Tuesday, August 3, 2010

The Airedale and the Schnoodle

This is one of those days when one generation passes away and another begins. Almost twelve years ago I bought my son the Airedale that he named Trigger. He helped me move into my San Jacinto house so I did that for him. But earlier today my son called to say that the vet held out no hope for Trigger. His body had been weakened by seizures and an infection of an undetermined nature. This was to be the end of this dog my son boasted about for all the years since he got him -- Trigger, who could run down a rabbit or face off a pack of Mastiffs -- Trigger, who could ferociously keep out intruders -- Trigger, who could emit one bark and silence all the other dogs for miles around -- Trigger is now gone.

Susan, in her own illness, is still sleeping. She doesn't know yet about Trigger. If she wakes and thinks about any dog it is about the mixed-breed Schnoodle she wants -- it is seven-weeks old -- one half Miniature Poodle, and one half Miniature Schnauzer.

It was Susan who made the decision to get a Rhodesian Ridgeback in the early 80s. This was her ideal breed and she never wavered about wanting no other breed until recently. Her niece and her sister both have lapdogs, and after seeing these little dogs up close over the last few years she became accustomed to the idea. Maybe she could no longer go on outings with Rhodesian Ridgebacks, but perhaps she could have her own little lapdog -- a little being to keep her company while the rest of us were down at the river chasing rabbits and coyotes. So Susan and I began negotiating -- as we always do when it comes time to a new dog.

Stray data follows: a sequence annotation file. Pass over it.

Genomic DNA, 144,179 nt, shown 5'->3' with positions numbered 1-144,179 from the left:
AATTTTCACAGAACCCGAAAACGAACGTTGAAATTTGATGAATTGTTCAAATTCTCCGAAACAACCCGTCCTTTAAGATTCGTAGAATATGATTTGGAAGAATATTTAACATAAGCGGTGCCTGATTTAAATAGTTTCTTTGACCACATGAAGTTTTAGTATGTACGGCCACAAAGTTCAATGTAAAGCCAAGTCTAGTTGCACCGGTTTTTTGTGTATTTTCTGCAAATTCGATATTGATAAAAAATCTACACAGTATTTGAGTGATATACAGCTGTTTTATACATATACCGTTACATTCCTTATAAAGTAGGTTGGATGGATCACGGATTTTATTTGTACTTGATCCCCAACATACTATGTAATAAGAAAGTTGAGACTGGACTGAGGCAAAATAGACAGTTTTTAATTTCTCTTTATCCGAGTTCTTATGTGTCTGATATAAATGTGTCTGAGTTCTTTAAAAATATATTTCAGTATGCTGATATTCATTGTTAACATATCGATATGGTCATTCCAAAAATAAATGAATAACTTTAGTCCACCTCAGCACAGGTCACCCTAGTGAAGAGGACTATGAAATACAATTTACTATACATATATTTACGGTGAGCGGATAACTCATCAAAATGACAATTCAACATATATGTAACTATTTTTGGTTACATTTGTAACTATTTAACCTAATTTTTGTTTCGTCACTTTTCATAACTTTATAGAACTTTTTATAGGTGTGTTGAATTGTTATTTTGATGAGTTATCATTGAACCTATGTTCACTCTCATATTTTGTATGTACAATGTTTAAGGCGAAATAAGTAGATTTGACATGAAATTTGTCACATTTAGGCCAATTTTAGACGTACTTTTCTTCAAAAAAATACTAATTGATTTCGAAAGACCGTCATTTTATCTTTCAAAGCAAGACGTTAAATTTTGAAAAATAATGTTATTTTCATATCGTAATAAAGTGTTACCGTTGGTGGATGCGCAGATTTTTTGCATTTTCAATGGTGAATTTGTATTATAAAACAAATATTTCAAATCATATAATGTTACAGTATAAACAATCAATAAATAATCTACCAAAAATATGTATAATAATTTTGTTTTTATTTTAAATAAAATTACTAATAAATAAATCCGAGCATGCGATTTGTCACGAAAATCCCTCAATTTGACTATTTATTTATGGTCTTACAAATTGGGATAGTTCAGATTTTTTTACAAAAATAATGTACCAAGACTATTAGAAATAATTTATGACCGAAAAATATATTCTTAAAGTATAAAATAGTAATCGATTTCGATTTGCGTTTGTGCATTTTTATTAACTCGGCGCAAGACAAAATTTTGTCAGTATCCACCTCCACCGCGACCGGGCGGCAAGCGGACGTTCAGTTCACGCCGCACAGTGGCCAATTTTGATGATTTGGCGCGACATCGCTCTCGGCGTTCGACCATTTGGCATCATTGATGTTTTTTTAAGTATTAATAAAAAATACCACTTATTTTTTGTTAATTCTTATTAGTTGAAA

I liked the idea of her having a lapdog, but knowing her health might one day cause her to ask me to take care of it, I needed it to be somewhat competent. A "purse-dog" wouldn't do. If it would occasionally or permanently be in my care, it needed to be able to go on long walks with the Ridgeback girls and me. It didn't need to fend off feral dogs or coyotes necessarily, but it needed to be able to walk the long distances we walk at the river, and on farm roads late at night when the weather is hot.

So Susan discovered the Schnoodle. Years ago I had a Miniature Poodle that I took on hikes and long walks. And while I've never owned a Miniature Schnauzer, I've known people who did -- people who had respect for them as "real dogs" and not merely "lap dogs." But they were lap-dogs as well. Perhaps any dog will be unless it is too big to fit on a lap. So Susan and I had our compromise . . . perhaps. She said she needed to sleep on the idea one more time. Maybe a puppy is more responsibility than she wants to take on. She'll let me know when she wakes up.  Will she be able to say no to this?


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